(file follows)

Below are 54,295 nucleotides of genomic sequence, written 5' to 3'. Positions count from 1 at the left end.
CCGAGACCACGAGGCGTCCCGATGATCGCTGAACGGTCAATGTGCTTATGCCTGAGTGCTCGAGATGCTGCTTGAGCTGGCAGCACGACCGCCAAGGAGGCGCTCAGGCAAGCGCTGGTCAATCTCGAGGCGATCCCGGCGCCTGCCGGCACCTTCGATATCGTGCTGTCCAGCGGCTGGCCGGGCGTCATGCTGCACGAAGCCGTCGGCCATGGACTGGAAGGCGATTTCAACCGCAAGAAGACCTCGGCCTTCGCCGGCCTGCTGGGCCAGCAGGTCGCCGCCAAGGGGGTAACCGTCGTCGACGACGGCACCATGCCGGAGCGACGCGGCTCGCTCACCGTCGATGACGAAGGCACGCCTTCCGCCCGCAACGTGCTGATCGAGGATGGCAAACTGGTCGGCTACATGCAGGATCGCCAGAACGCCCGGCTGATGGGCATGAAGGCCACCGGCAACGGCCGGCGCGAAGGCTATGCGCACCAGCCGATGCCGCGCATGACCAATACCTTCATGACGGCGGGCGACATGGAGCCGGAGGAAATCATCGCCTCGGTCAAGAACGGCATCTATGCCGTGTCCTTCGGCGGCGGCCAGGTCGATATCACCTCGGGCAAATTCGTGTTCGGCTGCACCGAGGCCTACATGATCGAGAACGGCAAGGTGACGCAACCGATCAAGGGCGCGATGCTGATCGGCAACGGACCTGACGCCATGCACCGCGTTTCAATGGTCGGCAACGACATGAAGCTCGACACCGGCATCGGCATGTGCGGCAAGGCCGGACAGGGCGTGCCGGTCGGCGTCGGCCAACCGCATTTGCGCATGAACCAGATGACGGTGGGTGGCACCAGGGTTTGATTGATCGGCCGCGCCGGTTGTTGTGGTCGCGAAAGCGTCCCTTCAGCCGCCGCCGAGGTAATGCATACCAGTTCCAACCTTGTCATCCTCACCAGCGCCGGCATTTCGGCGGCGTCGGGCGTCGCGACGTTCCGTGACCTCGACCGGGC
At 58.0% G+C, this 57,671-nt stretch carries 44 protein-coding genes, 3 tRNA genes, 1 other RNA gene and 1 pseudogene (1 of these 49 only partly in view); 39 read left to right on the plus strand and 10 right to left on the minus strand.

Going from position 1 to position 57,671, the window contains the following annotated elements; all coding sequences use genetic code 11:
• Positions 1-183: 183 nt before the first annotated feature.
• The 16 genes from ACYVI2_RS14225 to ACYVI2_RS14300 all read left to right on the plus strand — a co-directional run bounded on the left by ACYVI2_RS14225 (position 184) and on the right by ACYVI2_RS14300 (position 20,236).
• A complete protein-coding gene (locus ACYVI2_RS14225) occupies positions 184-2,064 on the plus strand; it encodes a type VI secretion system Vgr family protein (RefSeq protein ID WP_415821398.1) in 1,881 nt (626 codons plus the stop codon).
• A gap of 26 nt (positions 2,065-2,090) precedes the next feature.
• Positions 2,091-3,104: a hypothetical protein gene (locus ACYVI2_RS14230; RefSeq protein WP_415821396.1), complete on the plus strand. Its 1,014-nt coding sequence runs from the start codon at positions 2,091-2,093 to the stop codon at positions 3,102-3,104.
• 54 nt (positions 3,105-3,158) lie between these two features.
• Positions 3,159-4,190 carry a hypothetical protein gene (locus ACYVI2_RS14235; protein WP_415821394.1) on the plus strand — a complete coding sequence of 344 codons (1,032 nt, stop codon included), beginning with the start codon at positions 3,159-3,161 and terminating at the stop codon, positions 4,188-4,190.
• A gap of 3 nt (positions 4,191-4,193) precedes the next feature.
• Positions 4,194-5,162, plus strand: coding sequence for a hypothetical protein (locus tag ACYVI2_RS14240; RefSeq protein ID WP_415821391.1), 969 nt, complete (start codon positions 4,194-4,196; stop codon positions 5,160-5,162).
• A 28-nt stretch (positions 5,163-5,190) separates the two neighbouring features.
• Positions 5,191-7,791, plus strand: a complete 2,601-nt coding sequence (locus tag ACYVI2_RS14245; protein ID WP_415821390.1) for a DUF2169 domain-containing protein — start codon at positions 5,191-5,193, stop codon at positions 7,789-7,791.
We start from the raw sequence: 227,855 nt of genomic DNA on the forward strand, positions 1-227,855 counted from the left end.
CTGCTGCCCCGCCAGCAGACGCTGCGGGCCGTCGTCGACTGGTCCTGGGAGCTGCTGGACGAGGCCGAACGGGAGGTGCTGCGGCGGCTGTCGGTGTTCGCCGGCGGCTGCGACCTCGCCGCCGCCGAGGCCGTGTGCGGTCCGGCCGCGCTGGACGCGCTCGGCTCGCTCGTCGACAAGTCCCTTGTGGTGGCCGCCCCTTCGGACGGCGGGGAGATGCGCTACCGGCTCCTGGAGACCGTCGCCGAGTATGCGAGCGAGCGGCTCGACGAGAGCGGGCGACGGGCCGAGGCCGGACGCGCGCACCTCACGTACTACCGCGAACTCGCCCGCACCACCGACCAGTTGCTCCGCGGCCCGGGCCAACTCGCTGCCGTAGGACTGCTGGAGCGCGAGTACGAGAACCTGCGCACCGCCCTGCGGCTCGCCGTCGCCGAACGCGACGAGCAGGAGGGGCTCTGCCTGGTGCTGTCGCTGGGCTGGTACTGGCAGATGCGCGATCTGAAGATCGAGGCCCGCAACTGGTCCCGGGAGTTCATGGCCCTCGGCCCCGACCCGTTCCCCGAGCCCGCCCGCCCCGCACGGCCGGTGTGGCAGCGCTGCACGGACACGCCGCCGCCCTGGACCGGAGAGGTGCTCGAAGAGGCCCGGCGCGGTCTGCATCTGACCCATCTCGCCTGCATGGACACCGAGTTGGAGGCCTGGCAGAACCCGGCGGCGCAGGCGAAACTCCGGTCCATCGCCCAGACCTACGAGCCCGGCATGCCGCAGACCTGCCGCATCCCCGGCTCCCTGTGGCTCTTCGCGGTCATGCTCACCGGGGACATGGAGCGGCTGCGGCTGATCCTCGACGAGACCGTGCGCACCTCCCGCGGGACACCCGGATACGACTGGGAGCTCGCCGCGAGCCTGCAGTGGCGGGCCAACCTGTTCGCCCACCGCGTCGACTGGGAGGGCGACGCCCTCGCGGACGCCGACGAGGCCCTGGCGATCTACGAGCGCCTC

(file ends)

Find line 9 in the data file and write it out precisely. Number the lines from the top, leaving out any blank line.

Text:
• Positions 2,091-3,104: a hypothetical protein gene (locus ACYVI2_RS14230; RefSeq protein WP_415821396.1), complete on the plus strand. Its 1,014-nt coding sequence runs from the start codon at positions 2,091-2,093 to the stop codon at positions 3,102-3,104.